“Disappointment is just the initial meeting with the frontier of an evolving life, an invitation to reality, which we expected to be one way and turns out to be another, often something more difficult, and strangely, in the end, more rewarding.” David Whyte
I hate when I disappoint people. Yes, hate is a strong word, but there are few things in life I hate more than disappointing people. Okay, I hate war and poverty more. And those who know me well know how much I despise email, but in the small sphere of my personal world, disappointing people tops the list of things I hate.
It’s probably no small accident of fate that ministry, the vocation to which I’ve been called is one where I’m almost guaranteed to disappoint someone — on a regular basis, maybe even every day.
Those who come through the doors of the church are hoping that their deepest needs will be met, needs for comfort, for love, to be affirmed, to be accepted, to find meaning, purpose, a sense of belonging, and a transcendent connection to something divine and holy. Some come looking for material needs: food, shelter, transportation, or a job. Then there are those who don’t quite know what it is they are hoping to find. They only know the painful sting of disappointment when that deep, unspoken need isn’t fulfilled.
There are two ways that I – and by extension, the church – disappoint people.
The first has to do with the reality of human limits and imperfections. The church is a human institution that serves divine purposes. Sometimes I screw up. I make mistakes. Sometimes the church screws up and makes mistakes. We all come up against limits of time and energy. Sometimes we are simply unable to meet a particular person’s need.
This first way of disappointing people is actually the easier of the two. Mistakes can be addressed through apology. They become opportunities for learning, growth, and change. Coming up against limits helps to focus our energies on what is most important. Recognizing our imperfections and limits, we forgive ourselves and each other. We begin again in love.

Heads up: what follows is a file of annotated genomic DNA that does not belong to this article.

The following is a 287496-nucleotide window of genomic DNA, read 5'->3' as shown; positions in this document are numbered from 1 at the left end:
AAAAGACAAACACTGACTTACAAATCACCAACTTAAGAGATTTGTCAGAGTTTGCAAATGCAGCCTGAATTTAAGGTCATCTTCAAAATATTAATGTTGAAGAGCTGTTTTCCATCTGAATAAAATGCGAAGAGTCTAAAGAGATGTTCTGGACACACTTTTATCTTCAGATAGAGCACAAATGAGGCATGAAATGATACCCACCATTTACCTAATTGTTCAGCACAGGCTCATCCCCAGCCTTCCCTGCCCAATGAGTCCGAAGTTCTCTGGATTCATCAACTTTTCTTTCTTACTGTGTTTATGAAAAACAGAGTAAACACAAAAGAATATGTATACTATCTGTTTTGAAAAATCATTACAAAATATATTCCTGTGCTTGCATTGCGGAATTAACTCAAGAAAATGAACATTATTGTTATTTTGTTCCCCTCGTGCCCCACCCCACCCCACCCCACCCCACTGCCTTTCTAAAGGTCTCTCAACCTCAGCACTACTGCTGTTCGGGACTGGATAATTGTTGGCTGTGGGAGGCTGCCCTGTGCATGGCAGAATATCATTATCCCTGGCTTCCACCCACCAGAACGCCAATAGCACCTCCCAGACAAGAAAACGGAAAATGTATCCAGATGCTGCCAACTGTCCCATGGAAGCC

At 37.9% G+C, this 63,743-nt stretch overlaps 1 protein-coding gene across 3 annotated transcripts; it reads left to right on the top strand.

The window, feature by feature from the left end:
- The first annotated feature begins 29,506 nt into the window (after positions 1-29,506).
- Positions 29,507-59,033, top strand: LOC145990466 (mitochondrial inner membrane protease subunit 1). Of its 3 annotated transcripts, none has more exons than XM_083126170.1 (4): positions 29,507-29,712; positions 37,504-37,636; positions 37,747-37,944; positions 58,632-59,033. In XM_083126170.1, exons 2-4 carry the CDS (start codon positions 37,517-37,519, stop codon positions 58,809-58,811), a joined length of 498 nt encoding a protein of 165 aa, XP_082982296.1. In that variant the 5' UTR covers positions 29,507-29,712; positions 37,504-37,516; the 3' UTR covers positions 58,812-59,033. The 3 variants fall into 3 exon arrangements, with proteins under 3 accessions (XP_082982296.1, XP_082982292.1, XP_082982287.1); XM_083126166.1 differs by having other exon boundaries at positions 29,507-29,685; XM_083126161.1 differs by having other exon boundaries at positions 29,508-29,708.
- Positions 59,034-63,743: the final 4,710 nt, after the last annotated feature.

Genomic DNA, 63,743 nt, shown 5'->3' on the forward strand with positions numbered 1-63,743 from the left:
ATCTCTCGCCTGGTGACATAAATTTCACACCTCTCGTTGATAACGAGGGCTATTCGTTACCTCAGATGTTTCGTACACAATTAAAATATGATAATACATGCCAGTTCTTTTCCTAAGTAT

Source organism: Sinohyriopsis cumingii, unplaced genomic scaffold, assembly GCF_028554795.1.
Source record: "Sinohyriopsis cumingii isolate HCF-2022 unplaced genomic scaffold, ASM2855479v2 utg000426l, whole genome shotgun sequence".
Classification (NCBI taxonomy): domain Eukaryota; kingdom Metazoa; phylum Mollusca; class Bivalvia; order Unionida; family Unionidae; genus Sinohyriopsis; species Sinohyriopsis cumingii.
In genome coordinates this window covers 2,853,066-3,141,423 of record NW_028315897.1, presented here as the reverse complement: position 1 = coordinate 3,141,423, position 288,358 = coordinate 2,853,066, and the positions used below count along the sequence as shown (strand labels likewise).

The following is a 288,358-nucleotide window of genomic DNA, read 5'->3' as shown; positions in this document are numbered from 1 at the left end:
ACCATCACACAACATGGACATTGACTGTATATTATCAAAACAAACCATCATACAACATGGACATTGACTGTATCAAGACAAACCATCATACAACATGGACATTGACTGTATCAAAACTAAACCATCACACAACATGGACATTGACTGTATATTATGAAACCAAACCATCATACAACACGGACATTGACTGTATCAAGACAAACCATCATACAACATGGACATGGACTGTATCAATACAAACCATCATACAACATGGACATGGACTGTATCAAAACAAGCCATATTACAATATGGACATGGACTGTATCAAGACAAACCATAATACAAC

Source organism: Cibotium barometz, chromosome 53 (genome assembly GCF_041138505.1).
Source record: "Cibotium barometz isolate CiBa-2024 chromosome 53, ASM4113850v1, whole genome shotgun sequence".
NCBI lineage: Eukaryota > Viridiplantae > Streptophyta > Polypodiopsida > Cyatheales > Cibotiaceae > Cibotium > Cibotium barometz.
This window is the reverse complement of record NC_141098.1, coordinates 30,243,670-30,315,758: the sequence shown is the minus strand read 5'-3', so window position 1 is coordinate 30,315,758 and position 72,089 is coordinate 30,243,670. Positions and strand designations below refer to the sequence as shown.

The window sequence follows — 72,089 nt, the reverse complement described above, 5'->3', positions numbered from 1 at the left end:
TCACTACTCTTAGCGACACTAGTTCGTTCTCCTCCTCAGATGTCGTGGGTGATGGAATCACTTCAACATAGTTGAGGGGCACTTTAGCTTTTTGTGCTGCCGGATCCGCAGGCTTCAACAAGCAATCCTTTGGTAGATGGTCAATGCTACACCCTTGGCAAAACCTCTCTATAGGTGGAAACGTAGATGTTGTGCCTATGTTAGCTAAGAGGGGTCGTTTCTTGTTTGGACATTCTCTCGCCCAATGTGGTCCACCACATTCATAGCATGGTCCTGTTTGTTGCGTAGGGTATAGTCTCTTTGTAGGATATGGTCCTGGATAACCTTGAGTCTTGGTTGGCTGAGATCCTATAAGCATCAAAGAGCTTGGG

The second way of disappointing people is infinitely more difficult – failing to meet unspoken and unrealistic expectations. When I find out that I’ve failed to meet an expectation that I didn’t know someone had, it can send me into a tailspin of insecure feelings. I wonder at my own competence. I feel powerless. To pull myself out of the death spiral of negativity, I remind my self that while there may be people who are truly clairvoyant, I’m not one of them.
I learned early in life how to manage my own disappointments. Being the third child of four, I was never the center of attention the way my older brothers and younger sister were. One Christmas, as I poured over the Montgomery Ward catalog, making my Christmas wish list, I found my mother’s Christmas shopping list, written on a scrap of paper tucked neatly at the back.
My illusions of Santa had been dispelled a couple years before. I knew the gifts came from mom and dad. I even knew the family budget was tight, so I made my Christmas wish list keeping that reality in mind. What I really wanted was the Barbie Dream house, which I knew was out of reach. I limited my list to a few new outfits for Barbie.
Tears stung my eyes as I read my mother’s list. My brothers were to get a train set to share. My sister was to get a new tricycle. I was to get a slip. Yes, that’s right. A slip — that undergarment that goes under your dress so your legs don’t show through. Most girls my age got them along with their back-to-school clothes. I was to get mine for Christmas. Great.
When Christmas morning arrived, I knew exactly what to expect. There would be no Christmas surprise. In a strange way, it was a relief. Upon waking, I made up my mind that I was going to have a happy Christmas. I focused on the sparkly tree, the pretty packages, and the yummy Norwegian sweetbread that we always ate for Christmas breakfast. I grew up a little bit that day.
My young self learned that the way to avoid disappointment is to manage my own expectations – a spiritual gift that has served me well. To the best of my ability, I let other people know what my expectations of them are. When I embark on a new adventure or enter into a new situation, I try to release expectations and simply be present to whatever unfolds. Releasing expectations involves letting go of a certain amount of control.
I can’t say that my life is completely free of disappointment. When it arises, it’s a message that alerts me to some deep, inner longing that is unspoken and unmet. Usually it turns out to be the very things people come to church seeking: to be understood, to be respected, to be seen, to be heard, to be accepted, to be loved.
The poet David Whyte wrote a book titled Consolations: The Solace, Nourishment and Underlying Meaning of Everyday Words. He has this to say about disappointment:
“Disappointment is a friend to transformation, a call to both accuracy and generosity in the assessment of our self and others, a test of sincerity and a catalyst of resilience. Disappointment is just the initial meeting with the frontier of an evolving life, an invitation to reality, which we expected to be one way and turns out to be another, often something more difficult, and strangely, in the end, more rewarding.”
Maybe disappointment can be a spiritual guide, leading us into life’s deep yearnings, the universal longings that ultimately connect us to each other in our common humanity. Maybe it’s nothing more and nothing less than a message of the spirit, a necessary disillusionment — an invitation to the reality of imperfection and limitation.
I’m sure I will continue to disappoint people. Maybe I can hate it less knowing it is truly a gateway to transformation.